47.   Smoothbore .30 caliber gun 
48.   Wooden sabots to carry steel spheres 
49.   Water tank for study of shot into liquid 
50.   High-speed motion picture cameras 
51.   Apparatus for spark shadowgram technique 
52.   Westinghouse Micronex apparatus for X-ray pictures
53.   Frames from high-speed motion picture of 3/16-inch steel sphere entering water
54.   Frames from high-speed motion picture of 1/8-inch steel sphere striking water
55.   Frames from motion picture of 1/8-inch steel sphere entering gelatin gel 
56.   Frames from high-speed motion picture of gelatin block shot with 1/8-inch steel sphere 
57.   Temporary cavities formed in water
58.   Spark shadowgrams of 1/8-inch spheres striking water 
59.   Pressure-time record of shock wave 
60.   Spark shadowgram of 3/16-inch steel sphere in water 
61.   Record of pressure changes in water 
62.   Frames from high-speed motion picture of 3/16-inch steel sphere entering water
63.   Muscle of cat thigh with entrance and exit holes produced by steel sphere 
64.   Muscle of cat thigh with entrance and exit holes produced by steel fragment 
65.   Roentgenograms of cat thigh showing permanent cavity after passage of steel sphere
66.   Blocks of 20 percent gelatin gel 
67.   Soft tissues of thigh of cat 
68.   Blocks of 20 percent gelatin gel
69.   Roentgenogram of thigh of cat after passage of steel sphere 
70.   Spark shadowgraph of 4/32-inch sphere in water 
71.   Block of Plasticine
72.   Spark shadowgraph of 4/32-inch steel sphere in gelatin gel 
73.   Spark shadowgraph of cat thigh after passage of 4/32-inch steel sphere 
74.   Microsecond roentgenograms of 4/32-inch steel spheres passing through block of butcher meat and container of water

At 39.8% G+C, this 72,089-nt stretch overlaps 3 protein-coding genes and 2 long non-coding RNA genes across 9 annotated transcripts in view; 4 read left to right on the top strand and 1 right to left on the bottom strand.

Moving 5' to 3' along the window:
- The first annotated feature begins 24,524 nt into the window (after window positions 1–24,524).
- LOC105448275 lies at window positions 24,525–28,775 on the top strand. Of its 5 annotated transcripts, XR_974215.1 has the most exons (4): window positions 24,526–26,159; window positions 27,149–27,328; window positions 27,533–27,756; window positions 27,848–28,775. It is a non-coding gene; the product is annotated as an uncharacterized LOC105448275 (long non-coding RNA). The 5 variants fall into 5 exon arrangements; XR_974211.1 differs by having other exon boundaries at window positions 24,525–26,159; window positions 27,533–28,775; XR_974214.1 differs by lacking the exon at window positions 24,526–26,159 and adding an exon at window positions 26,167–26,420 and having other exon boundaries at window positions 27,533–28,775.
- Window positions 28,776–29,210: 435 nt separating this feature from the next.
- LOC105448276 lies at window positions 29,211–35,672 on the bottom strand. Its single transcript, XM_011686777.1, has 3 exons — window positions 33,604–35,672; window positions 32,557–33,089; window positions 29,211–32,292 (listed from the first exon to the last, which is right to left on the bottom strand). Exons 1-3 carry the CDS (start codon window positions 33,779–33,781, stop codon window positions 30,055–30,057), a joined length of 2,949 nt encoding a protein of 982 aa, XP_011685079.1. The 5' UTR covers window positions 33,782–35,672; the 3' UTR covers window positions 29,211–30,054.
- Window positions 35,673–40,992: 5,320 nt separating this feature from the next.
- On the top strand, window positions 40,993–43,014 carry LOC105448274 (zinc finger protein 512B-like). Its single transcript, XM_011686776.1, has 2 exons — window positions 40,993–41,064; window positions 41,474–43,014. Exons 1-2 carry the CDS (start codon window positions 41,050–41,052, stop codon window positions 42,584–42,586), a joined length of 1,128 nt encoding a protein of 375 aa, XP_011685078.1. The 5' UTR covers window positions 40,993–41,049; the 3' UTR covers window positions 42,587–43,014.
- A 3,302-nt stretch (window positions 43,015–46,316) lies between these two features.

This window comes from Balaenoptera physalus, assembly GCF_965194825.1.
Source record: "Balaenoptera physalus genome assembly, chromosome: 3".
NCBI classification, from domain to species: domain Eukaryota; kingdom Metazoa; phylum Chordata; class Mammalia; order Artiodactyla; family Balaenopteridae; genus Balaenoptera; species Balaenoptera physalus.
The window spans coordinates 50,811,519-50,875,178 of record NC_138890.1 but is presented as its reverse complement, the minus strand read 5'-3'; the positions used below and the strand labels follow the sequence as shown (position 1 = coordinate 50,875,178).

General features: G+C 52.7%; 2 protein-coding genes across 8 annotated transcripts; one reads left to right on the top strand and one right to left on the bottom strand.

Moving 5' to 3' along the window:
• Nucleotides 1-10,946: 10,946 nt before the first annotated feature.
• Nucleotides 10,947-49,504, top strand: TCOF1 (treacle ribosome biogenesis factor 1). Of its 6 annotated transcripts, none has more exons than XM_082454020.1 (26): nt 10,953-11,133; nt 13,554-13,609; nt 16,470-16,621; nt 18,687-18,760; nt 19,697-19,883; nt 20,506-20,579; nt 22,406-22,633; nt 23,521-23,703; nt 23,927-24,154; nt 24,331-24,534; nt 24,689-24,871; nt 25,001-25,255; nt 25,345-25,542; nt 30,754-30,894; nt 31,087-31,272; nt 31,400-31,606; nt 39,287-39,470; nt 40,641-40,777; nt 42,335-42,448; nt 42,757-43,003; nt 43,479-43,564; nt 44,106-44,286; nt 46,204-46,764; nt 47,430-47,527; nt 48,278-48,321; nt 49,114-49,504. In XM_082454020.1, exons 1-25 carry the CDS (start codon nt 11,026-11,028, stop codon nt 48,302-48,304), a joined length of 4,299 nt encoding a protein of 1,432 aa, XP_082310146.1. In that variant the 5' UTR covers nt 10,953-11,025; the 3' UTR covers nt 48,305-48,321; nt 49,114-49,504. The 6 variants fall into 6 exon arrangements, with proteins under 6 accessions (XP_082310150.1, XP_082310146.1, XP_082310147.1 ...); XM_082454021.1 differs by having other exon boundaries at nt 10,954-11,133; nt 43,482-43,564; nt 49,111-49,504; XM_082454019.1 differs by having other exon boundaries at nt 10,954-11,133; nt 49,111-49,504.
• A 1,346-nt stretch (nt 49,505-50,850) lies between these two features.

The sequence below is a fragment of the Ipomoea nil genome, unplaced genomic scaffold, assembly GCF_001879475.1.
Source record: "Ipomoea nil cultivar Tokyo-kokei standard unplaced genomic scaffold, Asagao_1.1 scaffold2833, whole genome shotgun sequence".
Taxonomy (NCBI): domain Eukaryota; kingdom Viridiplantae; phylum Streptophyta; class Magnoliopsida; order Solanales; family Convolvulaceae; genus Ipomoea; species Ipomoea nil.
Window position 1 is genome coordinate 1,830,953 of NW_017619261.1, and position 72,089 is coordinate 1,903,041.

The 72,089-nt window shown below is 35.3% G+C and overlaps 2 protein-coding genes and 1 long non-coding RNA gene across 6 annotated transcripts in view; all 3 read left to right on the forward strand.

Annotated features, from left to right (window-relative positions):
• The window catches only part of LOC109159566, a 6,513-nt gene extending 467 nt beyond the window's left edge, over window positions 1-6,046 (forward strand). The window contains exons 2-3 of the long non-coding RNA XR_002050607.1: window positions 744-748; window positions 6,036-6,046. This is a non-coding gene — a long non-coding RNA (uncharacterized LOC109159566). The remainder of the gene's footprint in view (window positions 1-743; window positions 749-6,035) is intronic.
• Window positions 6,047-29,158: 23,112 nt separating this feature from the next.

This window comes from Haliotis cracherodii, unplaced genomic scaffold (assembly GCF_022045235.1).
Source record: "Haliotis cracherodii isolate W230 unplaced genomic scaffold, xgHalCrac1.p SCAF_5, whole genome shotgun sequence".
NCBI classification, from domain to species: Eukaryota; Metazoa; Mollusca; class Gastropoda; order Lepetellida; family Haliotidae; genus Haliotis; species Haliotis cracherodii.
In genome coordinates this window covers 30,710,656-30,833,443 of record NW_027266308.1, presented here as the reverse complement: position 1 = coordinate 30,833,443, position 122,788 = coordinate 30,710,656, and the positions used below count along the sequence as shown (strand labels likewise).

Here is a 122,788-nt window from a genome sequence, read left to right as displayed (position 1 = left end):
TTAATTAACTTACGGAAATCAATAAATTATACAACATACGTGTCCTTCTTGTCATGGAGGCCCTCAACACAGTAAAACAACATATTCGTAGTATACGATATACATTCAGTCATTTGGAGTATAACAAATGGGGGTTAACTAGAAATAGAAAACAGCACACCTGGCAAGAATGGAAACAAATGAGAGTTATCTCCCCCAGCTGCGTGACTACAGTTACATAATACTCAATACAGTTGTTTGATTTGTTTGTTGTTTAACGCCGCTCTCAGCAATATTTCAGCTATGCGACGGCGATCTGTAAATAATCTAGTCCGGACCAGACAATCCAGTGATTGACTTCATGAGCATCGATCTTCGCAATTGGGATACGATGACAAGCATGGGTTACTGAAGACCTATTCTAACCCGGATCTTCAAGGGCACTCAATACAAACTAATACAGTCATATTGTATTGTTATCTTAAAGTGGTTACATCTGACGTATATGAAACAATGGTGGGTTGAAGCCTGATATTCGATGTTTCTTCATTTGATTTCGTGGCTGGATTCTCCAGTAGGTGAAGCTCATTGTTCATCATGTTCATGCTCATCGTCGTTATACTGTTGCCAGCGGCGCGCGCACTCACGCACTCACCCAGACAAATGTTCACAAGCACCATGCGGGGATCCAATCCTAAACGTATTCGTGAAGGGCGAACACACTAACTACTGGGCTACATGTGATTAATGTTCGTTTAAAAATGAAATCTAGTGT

75.   Microsecond roentgenograms of thigh of dog after passage of steel sphere 
76.   Frames from high-speed motion picture of 1/8-inch steel sphere through leg of cat 
77.   Roentgenograms of thigh of cat before and after passage of 4/32-inch steel sphere
78.   Microsecond roentgenogram of thigh of cat showing temporary cavity after passage of 4/32-inch steel sphere
79.   Microsecond roentgenogram of thigh of cat showing temporary cavity after passage of shell fragment
80.   Microsecond roentgenogram of thigh of cat showing temporary cavity after passage of wire nail
81.   Microsecond roentgenogram of thigh of dog showing temporary cavity after passage of rifle bullet
82.   Microsecond roentgenograms of thigh of cat showing temporary cavities after passage of 4/32-inch steel sphere
83.   Microsecond roentgenograms of thigh of cat showing temporary cavity after passage of 4/32-inch steel sphere
84.   Frames from high-speed motion picture showing volume changes in abdomen of cat
85.   Frames from high-speed motion picture showing volume changes in tube filled with water
86.   Microsecond roentgenogram of abdomen of cat showing temporary cavity after passage of 4/32-inch steel sphere
87.   Roentgenograms of abdomen of cat
88.   Microsecond roentgenogram of abdomen of cat showing temporary cavity after passage of steel cylinder
89.   Frames from high-speed motion picture of thorax of cat after passage of 4/32-inch steel sphere
90.   Roentgenograms of thorax of cat
91.   Microsecond roentgenogram of head of dog showing temporary cavity after passage of 1/8-inch steel sphere
92.   Roentgenograms of head of cat
93.   Skull of head of cat
94.   Skull of head of cat